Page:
Xenophobia builds boundaries. Empathy knocks them down.

Even if we desire to be in touch with every tragedy on the planet, we cannot, not even with all that happens in our own neighborhood, let alone the unfolding of events overseas.

As some point, whether case by case or total volume, we disconnect and fall back to categories as reference points for who receives our attention and who does not, for whom we act to support and protect, and for whom we ignore or even cast aside.

We all know, at some level, that all humans everywhere are very similar. We all have good and bad ones too. We laugh, we cry, we argue and we make up. We wake groggy and are eager to fall to sleep. There are Muslims who fail to pray five times a year let alone five times a day and Christians who never go to church. There are Buddhists who kill, religious leaders who do not practice what they preach and vegetarians who occasionally eat meat. There are professional athletes who use performance enhancing drugs and doctors who smoke. There are those who suffer from lactose intolerance who indulge in ice cream knowing the outcome will quite painful.

In every culture, in every country, on every continent there are people just like you and there are people just like me.

How do we embrace our shared like-ness given that we cannot possibly know each one at an intimate level?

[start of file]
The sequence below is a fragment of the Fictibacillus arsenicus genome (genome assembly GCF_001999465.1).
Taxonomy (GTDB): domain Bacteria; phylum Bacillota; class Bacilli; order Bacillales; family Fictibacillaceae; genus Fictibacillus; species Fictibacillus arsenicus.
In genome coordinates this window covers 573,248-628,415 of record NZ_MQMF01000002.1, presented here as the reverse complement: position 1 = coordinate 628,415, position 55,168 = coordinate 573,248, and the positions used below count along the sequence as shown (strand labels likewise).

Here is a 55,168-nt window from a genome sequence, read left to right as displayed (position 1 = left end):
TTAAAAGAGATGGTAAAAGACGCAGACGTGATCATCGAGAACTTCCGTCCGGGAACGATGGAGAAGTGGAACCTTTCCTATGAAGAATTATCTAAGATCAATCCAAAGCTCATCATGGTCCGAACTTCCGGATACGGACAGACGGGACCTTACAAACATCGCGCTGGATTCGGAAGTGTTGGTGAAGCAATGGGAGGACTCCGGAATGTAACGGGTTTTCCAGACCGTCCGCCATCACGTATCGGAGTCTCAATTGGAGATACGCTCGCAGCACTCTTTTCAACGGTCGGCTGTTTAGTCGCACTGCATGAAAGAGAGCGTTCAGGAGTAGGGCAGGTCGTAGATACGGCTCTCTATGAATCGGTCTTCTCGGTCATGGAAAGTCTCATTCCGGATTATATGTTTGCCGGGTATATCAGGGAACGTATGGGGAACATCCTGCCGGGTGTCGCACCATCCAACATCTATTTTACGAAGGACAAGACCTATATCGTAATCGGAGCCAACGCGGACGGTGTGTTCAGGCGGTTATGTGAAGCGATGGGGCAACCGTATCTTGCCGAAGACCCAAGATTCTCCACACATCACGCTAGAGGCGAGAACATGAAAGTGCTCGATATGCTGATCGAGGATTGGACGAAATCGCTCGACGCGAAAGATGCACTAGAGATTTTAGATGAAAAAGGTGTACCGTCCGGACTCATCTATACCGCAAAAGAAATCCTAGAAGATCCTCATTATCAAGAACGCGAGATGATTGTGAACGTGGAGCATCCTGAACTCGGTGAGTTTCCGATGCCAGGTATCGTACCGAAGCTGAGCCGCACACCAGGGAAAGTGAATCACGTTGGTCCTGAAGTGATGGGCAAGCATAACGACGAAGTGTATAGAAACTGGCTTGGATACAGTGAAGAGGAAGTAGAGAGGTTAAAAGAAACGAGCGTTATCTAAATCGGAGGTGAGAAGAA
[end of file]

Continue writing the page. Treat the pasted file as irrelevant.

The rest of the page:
We must desire to let go of our stereotypes and our fear. We must embrace the belief that everyone deserves that which we share, or even better. We must recognize that nations are not evil, rather it is individuals who commit acts which cause pain. To do so is very, very challenging for it requires tremendous self-awareness amidst a driving desire to lump groups of people into simple categories. To do so is dangerous, for it opens us to empathetic pain.

If you ask to what I am referring, consider how anyone in the U.S. can justify the death of no less than 150,000 human beings (by some counts more than 1,000,000 in total), mostly civilian, for the U.S. lead ten years war in Afghanistan and Iraq in retaliation for the death of 3,000? The only way, the only way anyone cannot cry, sob, even vomit at the very thought of this bloodshed is to disable that part of our selves which would otherwise say “this person is just like me” and I cannot justify their death.

Each of us can choose to not propagate misinformation which helps ease our own pain while supporting unfounded statements which ease the burden of a nation. The next time you find yourself categorizing someone, ask why? Then look for that place which allows you to find the familiar instead. It is the greatest give you can give someone you may never meet.